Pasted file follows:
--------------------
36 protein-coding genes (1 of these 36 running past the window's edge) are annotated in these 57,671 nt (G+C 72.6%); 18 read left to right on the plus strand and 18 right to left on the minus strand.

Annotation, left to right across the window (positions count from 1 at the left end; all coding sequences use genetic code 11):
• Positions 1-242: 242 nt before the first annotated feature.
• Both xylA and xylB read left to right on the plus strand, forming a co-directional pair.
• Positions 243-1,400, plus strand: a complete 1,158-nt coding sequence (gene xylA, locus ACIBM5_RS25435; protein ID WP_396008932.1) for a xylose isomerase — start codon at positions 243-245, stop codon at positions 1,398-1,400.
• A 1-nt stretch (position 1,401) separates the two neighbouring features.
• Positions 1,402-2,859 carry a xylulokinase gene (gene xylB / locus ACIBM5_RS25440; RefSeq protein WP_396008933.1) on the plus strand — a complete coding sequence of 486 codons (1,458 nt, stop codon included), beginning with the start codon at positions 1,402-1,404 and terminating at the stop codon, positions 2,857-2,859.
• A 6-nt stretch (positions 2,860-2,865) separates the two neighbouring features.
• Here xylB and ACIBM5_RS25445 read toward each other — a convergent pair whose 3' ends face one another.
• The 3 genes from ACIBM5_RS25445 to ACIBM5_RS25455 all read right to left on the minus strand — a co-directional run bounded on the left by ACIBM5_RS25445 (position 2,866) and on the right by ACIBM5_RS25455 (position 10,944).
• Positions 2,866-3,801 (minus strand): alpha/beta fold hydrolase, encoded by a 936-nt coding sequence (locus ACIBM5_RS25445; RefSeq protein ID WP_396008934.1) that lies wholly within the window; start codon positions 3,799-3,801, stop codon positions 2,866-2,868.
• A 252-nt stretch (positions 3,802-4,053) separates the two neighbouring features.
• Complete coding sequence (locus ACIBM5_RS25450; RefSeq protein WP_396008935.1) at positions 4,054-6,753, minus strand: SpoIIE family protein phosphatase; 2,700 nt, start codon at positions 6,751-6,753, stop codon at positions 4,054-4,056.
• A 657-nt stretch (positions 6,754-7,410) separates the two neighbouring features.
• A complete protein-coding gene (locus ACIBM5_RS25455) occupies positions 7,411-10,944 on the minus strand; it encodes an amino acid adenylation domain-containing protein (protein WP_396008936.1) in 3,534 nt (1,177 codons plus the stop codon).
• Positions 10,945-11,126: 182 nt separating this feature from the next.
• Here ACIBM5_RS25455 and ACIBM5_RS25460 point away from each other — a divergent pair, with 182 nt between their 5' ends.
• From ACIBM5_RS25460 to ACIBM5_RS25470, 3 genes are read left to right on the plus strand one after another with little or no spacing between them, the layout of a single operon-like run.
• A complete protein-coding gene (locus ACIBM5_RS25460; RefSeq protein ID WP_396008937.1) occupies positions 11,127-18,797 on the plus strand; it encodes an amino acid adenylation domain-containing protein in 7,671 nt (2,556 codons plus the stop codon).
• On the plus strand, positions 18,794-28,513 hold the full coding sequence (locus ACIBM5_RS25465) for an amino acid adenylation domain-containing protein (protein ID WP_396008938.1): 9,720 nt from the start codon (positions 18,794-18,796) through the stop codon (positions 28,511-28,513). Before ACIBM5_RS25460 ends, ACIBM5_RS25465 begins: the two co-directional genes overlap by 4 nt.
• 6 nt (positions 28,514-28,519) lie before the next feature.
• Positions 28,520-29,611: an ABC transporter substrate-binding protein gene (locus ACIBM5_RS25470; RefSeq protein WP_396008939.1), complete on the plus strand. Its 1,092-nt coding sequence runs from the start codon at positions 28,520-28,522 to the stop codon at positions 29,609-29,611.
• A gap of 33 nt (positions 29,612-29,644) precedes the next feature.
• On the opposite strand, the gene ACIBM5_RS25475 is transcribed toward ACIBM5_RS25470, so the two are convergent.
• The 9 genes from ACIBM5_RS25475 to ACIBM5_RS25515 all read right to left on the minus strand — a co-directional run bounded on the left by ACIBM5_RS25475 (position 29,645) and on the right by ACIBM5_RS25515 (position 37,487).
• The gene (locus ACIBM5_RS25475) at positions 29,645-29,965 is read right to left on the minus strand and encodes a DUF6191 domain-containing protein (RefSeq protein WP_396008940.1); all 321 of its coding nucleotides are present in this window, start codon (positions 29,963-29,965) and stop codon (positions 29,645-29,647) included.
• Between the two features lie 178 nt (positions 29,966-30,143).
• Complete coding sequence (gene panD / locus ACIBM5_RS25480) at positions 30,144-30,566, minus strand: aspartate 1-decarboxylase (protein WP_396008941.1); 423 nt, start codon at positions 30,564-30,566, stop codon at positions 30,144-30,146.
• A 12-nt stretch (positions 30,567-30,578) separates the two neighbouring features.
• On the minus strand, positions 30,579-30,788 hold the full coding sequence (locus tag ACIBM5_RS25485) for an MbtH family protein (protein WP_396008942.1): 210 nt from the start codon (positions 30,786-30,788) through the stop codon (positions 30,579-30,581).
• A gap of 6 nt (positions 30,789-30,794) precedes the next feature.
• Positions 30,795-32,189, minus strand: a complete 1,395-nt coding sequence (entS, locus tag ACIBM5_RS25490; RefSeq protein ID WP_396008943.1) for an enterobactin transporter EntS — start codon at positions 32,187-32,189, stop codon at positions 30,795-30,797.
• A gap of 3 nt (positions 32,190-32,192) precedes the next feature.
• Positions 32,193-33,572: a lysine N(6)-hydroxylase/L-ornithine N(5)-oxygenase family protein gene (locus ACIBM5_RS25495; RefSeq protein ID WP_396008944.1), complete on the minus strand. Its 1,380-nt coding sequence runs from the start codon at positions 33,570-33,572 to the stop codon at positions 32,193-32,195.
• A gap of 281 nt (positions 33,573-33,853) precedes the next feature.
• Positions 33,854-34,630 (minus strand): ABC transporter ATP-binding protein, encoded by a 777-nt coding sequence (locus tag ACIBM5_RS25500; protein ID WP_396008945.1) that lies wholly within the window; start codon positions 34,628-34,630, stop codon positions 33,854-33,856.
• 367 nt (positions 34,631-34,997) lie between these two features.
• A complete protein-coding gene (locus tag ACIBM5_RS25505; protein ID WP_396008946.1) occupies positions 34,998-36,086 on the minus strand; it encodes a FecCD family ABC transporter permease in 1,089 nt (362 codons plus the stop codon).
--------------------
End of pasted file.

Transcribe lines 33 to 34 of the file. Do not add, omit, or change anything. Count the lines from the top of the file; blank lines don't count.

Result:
• A gap of 3 nt (positions 32,190-32,192) precedes the next feature.
• Positions 32,193-33,572: a lysine N(6)-hydroxylase/L-ornithine N(5)-oxygenase family protein gene (locus ACIBM5_RS25495; RefSeq protein ID WP_396008944.1), complete on the minus strand. Its 1,380-nt coding sequence runs from the start codon at positions 33,570-33,572 to the stop codon at positions 32,193-32,195.